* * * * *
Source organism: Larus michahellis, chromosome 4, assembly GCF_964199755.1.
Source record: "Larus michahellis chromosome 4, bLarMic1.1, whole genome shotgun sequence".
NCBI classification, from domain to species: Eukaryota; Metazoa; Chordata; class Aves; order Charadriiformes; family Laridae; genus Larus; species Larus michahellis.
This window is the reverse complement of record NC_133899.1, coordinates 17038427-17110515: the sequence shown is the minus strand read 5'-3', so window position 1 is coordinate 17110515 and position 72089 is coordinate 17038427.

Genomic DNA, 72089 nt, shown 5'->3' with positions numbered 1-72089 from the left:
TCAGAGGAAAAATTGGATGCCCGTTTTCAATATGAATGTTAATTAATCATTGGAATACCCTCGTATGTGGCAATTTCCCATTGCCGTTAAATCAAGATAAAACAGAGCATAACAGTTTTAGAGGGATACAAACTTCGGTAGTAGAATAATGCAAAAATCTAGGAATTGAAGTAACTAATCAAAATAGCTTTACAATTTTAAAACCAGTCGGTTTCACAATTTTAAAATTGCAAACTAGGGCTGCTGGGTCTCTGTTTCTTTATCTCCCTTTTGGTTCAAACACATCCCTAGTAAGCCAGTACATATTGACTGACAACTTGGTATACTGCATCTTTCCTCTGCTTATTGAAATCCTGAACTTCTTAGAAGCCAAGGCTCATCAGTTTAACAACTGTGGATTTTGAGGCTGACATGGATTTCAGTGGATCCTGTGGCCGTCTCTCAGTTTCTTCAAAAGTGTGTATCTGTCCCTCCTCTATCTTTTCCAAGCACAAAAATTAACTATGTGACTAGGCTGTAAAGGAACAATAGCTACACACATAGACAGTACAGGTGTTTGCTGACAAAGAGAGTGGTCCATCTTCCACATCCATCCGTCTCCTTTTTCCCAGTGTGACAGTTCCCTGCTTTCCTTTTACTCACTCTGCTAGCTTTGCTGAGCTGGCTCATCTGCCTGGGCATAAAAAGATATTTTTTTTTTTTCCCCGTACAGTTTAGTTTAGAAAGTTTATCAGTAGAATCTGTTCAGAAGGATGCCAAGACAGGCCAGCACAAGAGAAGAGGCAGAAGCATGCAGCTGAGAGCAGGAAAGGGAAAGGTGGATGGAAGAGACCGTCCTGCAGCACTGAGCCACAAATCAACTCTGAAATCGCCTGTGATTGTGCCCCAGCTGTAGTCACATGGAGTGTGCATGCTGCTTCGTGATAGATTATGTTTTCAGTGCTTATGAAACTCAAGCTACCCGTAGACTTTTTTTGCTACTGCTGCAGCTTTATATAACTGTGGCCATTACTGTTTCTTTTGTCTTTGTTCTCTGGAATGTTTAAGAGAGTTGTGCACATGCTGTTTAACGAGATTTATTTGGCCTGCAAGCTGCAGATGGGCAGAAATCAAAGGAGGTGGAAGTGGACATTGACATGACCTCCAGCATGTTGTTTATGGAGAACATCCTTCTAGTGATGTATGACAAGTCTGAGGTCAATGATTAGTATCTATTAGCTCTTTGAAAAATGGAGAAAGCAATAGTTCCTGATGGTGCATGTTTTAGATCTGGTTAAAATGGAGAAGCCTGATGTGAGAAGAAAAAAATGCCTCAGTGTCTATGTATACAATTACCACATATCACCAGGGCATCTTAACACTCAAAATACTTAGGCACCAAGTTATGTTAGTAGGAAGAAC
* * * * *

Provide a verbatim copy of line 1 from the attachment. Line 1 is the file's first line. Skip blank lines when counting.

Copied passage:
Source organism: Larus michahellis, chromosome 4, assembly GCF_964199755.1.